Sorrel

Sorrel is a name applied pretty indiscriminately to any plant that has acid tasting leaves. Most sorrels are 'sour docks' - rumex species, but wood sorrel is an oxalis, unrelated to the rumexes.

There are several wild rumex sorrels, all of which are edible and of reasonable texture. However sorrel has long been in cultivation and the photographs show the two commonest plants, both are in cultivation.

The following are all described as Sorrel

Rumex Acetosa

Garden sorrel, the cultivated form of rumex acetosa, is far more succulent than its wild ancestor, as you might expect, and has much bigger leaves. The very young flowering stalks are also of good texture and add crunch to a salad as well as sourness. Using the young peduncles like this also extends cropping life, as almost all plants deteriorate (or get tougher) after flowering. This is an excellent salad plant for early spring as it can get started quite early in the year. The first photo below was taken 10th May 2008 and this plant is already throwing up flowering spikes. We had been cropping it for several weeks. It's well worth growing!

For comparison, the last photo is of the wild sorrel. This one photographed August 12th 2008 at Wooton Fitzpaine in Dorset. It was growing on the roadside bank, near the church.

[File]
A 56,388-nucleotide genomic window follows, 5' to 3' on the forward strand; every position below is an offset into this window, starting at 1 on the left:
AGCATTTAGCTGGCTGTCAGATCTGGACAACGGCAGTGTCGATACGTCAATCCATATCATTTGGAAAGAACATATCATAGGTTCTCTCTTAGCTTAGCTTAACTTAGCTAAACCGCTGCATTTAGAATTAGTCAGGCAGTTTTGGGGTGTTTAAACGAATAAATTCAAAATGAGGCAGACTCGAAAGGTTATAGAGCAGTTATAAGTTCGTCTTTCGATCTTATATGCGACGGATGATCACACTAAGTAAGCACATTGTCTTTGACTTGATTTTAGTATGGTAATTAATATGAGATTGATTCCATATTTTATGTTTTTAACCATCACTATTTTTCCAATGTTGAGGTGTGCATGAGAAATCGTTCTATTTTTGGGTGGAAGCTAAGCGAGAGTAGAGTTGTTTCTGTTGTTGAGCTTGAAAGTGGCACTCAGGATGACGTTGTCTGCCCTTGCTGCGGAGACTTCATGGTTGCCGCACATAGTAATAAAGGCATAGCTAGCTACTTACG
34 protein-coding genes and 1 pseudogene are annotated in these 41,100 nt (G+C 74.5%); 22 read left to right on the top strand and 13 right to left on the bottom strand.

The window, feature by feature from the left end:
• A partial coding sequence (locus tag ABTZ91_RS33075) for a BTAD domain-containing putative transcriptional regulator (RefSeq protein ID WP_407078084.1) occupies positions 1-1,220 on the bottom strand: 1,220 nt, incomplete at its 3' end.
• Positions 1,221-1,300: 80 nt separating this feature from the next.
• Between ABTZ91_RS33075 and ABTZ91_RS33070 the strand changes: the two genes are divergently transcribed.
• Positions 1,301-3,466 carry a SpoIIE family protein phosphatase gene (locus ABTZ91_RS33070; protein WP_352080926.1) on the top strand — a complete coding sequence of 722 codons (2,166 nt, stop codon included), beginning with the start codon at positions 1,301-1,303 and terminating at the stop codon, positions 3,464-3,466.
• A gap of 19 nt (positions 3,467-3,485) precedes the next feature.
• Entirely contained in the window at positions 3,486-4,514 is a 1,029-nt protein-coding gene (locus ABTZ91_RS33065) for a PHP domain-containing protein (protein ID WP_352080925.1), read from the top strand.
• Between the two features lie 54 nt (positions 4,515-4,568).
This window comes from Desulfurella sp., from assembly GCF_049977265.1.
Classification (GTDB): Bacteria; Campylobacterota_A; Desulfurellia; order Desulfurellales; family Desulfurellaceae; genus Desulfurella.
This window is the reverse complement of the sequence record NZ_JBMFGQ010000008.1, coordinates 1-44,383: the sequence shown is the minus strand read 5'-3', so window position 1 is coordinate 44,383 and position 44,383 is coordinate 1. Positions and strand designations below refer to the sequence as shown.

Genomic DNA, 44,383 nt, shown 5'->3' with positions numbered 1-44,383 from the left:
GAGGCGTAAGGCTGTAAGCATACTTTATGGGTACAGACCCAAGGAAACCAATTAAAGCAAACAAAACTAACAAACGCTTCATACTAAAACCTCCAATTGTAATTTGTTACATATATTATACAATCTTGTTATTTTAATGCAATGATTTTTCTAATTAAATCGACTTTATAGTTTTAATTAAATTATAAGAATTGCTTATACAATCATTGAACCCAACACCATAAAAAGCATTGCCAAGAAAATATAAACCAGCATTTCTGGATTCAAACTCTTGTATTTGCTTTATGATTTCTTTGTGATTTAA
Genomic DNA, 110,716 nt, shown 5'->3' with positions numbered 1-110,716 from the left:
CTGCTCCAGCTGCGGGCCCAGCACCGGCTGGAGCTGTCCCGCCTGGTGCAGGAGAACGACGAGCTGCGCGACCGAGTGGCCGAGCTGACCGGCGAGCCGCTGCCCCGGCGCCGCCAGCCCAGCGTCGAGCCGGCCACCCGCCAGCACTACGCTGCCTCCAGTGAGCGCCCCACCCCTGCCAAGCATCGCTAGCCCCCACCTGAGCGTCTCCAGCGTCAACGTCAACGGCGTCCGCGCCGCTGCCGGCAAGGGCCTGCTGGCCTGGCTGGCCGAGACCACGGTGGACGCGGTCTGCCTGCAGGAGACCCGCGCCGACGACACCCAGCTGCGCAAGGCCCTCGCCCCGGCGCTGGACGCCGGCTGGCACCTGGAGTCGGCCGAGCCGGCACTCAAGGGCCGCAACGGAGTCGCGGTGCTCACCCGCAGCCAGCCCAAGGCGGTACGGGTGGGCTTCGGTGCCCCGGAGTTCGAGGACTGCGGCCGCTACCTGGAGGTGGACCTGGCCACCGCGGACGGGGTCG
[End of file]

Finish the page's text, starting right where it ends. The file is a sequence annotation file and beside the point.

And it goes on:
Rumex Scutatus

French or buckler leaf sorrel is not a British native but has escaped from cultivation and naturalised in places, so it's not common. If you want it, buy seed or a pot. It is more drought tolerant than acetosa but starts growing slightly later. Consequently it has a significantly longer cropping period than garden sorrel. It self seeds easily and has a climbing or spreading habit, so may be used as ground cover or will climb through other plants in a border.

The leaves are smaller than acetosa but have the same sorrel taste and are also excellent for salads.

Rumex Acetosella

Sheep's sorrel is very common. The specimen in the photos below is uncommonly verdant, at least for East Anglia where usually only the red seed heads of sheep's sorrel are evident, forming a red haze over a field. If you look at the base of the seed head, you will find quite tiny, red leaves - stressed because they are too dry. This specimen was photographed June 28th 2008 at Incleborough Hill near Cromer. Sheep's sorrrel is edible, but it's not so common to find a specimen worth cropping.


All three types can be used in cooking, for sauces etc. Or try a mixture of sorrel with spinach or a spinach substitute such as fat hen, charlock or nettles. Only downside is that cooked sorrel leaves are distinctly brown.

Rumex Acetosa
Rumex Acetosa, cultivar
Rumex Scutatus
Rumex Scutatus
cultivar
Rumex Acetosella
Rumex Acetosella
Rumex Acetosella
Rumex Acetosella detail
Rumex Acetosa
Rumex Acetosa, wild

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Last modified: Sun, 19 Mar 2017 09:01:41 GMT
Page's Author: Richard Torrens
© 2007 Richard Torrens
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